Eclipse, News

A Vermonter’s Dozen Tips for Visiting Eclipse Viewers

by Plainfield Emergency Management and Hazard Mitigation as posted to Plainfield People

photo by Paul Fixx
A large group gathered to use homemade viewing devices at the Jeudevine Library’s viewing party for the 2017 partial eclipse in Hardwick. Viewing devices were made out of shoeboxes, cardboard tubes and even a colander.

Please share this with folks heading this way.

Folks, please come prepared, including with warm clothing and sturdy, waterproof boots. We truly want you to have a safe, enjoyable time here. Here’s more. . .

1. Getting around safely in Vermont requires advanced planning. Know as exactly as possible what your destination is, and how to get there in good time. The closer the time of the eclipse, the more traffic there will be. Plan on arriving early. Plan your route carefully and print out the driving directions, in advance, on paper.

2. If the Internet and cell networks crash here (which they well might), you will lose access to online maps. Google Maps and Apple Maps directions will be inaccessible. Bring paper road maps, or download maps to your phone in advance so they can be viewed offline.

photo by Paul Fixx
This projected image of the partially eclipsed sun shows dark sunspots on the face of the partially eclipsed sun for folks attending the August 2017 Jeudevine Memorial Library eclipse watch party.

3. Vermont does not have a Burger King, neighborhood deli or McDonalds every mile like in urban areas. Most restaurants will be closed on Monday – that’s typical. Bring not just lunch, but also supper. Bring enough water and food for everybody, including pets.

4. All gas stations have a fixed supply of gas in their underground tanks, which is refreshed based upon their typical customer load. Thousands of extra cars may use up that gas supply in many locations. Gas up with a full tank before you enter Vermont because many gas stations here could become inaccessible or run out of fuel.

5. All of northern Vermont’s unpaved roads are going to be undrivable. Do not leave paved roads, especially in a typical passenger car. This is mud season and you can easily get stuck.

6. Stores may become sold out of everything edible and drinkable. All deli foods and packaged meals will probably be gone by noon. After that anything edible . . . from pretzels to boxes of crackers to candy . . . will be sold out by 2 p.m. or so. Bottled water and soda will also disappear from the shelves. Bring enough snack food and water supplies to last until you get back home in the evening.

photo by Paul Fixx
A gold-hued telescopic view of the August 2017 partial eclipse of the sun is seen from Hardwick’s park next to the swinging bridge.

7. Main and secondary state highways could . . . in the afternoon . . . become parking lots of immovable cars, or creep along at a slow rate for hours. Especially after 3:45 p.m., when the eclipse ends, all Vermont’s highways will be hit by the influx of up to 100,000 vehicles – all wanting to head south at the same time. Bring baby supplies and entertainment for children, along with a portable urinal or bedpan, toilet paper, medications and a way to keep everyone happy without access to the Internet.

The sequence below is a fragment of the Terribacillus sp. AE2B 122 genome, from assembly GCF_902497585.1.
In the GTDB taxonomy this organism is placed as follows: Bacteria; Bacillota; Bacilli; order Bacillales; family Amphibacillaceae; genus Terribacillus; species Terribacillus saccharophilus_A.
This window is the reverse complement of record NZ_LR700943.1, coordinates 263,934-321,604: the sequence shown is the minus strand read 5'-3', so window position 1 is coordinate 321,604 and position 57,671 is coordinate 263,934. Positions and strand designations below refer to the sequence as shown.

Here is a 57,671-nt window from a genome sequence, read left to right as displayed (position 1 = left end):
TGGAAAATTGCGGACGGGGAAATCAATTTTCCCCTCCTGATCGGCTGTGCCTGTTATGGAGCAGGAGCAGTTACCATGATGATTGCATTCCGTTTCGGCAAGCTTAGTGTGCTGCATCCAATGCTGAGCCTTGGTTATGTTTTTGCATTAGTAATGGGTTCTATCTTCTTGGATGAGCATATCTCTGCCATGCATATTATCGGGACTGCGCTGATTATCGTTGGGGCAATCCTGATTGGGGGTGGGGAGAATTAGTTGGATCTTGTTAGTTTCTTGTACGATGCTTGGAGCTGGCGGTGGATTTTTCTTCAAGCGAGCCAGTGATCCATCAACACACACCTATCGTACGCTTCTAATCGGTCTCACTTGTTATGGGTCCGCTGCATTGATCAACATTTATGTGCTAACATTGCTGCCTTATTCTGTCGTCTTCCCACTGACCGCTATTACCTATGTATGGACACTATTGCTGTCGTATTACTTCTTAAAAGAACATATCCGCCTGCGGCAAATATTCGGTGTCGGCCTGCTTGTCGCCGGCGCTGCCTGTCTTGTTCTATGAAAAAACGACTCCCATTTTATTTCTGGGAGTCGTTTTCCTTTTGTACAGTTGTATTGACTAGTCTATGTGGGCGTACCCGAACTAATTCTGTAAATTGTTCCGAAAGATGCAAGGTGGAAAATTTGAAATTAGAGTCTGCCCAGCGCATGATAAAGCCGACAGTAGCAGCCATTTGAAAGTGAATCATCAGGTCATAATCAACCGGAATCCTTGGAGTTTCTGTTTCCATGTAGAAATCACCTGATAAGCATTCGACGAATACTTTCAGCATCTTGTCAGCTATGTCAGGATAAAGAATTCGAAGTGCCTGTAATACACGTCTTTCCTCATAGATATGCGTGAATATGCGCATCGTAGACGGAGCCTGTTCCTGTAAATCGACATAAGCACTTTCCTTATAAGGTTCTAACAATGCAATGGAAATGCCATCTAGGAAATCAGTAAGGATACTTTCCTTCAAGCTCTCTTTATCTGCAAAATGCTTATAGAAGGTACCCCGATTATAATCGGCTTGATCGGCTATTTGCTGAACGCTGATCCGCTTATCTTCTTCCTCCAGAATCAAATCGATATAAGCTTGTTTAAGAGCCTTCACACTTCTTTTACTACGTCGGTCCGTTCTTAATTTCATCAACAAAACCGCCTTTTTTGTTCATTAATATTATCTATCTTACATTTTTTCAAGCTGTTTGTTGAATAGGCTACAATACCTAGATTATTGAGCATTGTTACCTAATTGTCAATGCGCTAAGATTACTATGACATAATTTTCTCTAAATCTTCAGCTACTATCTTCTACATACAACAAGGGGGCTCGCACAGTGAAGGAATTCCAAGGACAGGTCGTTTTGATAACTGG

8. Many rural Vermonters are private and very property conscious. If you need help or a bathroom, don’t assume you will be welcome. Stay on marked paths, walkways and driveways; don’t walk across lawns or fields without permission; and if no one answers the door (even if you see lights or movement inside) don’t walk around the house to get their attention.

9. Vermont highways have much narrower shoulders in hilly locations, compared to southern New England. Don’t pull off the road unless you see a car-width shoulder. Beyond that is a drainage ditch. If you go into that ditch you may not be able to get the car out on Monday, because most wreckers will not be available that day.

10. Many Vermont cell phone networks are marginal and crash easily when there is too much traffic or a hill gets in the way. Do not stream video or audio to your friends back home. Minimize your cell phone use except for emergencies. Use 911 if there is a health or injury issue.

11. And speaking of cell phones and digital cameras . . . if you aim such a camera device at the sun, the camera lens acts as a magnifier and will fry the camera receptor to a crisp, killing it forever. Do not aim your phone or your digital camera at the Sun except during totality. (And also, of course, don’t fry your eyes by looking at the Sun without special eclipse-viewing glasses.)

12. And please – be kind, be polite, be resourceful and think ahead.

The above tips were posted by Plainfield Emergency Management and Hazard Mitigation as posted to Plainfield People.

Plainfield Emergency Management and Hazard Mitigation

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